White patches on skin can sometimes occur in otherwise healthy people. These patches may come and go from time to time, and the patients are usually completely unaware what causes their dermatological problem. In most cases, white patches are a symptom of a benign condition that does not even need a treatment. For example, increased sun exposure, especially at the end of the summer, may bring out the white patches on skin.
However, in a small number of cases, white patches on skin are an alarm that a patient should see a dermatologist. The doctor will carefully examine the appearance of the skin and investigate for other related symptoms of the suspected skin condition. The following medical conditions are some of the possible causes of white patches on skin.
Vitiligo is a chronic disease that causes depigmentation of patches of the skin. Depigmentation is a lightening of the skin caused by the loss of pigment. This is a rare disease as less than one percent of world population suffers from it. Vitiligo occurs when the cells responsible for skin pigmentation die or become unable to function properly. The exact cause of vitiligo is yet unknown, but scientists believe it occurs as a result of an autoimmune disease, with a strong genetic component. Other possible causes are oxidative stress, neural or viral causes.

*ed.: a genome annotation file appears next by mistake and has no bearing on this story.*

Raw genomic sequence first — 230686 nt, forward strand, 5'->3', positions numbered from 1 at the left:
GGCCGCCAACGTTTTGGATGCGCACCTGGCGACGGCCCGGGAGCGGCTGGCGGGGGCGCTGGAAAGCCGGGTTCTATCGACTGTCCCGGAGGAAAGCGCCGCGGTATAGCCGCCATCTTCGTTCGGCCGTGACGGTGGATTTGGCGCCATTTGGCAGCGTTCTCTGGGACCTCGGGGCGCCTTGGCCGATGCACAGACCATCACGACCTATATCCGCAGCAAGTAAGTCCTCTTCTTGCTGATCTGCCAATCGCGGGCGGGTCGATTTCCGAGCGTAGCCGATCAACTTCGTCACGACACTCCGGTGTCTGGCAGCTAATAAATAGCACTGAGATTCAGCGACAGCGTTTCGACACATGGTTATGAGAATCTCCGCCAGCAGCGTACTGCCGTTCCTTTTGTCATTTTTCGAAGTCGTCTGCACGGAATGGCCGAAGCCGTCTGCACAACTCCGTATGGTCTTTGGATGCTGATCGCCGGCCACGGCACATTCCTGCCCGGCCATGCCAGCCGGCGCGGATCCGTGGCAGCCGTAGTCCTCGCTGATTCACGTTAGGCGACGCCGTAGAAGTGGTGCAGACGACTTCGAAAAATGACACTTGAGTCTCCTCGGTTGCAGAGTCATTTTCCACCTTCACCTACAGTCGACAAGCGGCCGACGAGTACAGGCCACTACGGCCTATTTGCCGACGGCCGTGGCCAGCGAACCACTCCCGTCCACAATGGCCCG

This condition is also known as leukoderma acquisitum centrifugum, or perinevoid vitiligo. Halo nevus is described as a mole that is surrounded by a depigmented ring or halo. This happens for yet unknown reasons when the white blood cells target a mole.
Morphea is a localized scleroderma characterized by isolated patches of hardened skin. This condition occurs as a result of excessive collagen deposition and manifests as a thickening and hardening of the skin and subcutaneous tissues. No internal organs are affected by morphea. The condition can be very mild or extremely severe up to the point of cosmetic deformities.
This is a condition characterized by the loss of skin color. It is usually caused by melanocyte or melanin reduction, or a decrease in the amino acid tyrosine.
This condition is also known as dermatomycosis furfuracea or pityriasis vresicolor. It is characterized by the rash on the trunk and proximal extremities. Tinea versicolor is usually caused by Malassezia globosa or Malessezia furfur. Tinea versicolor commonly affects adolescents and young adults, especially in warm and humid climates and also people who have seborrheic dermatitis, dandruff and hyperhidrosis.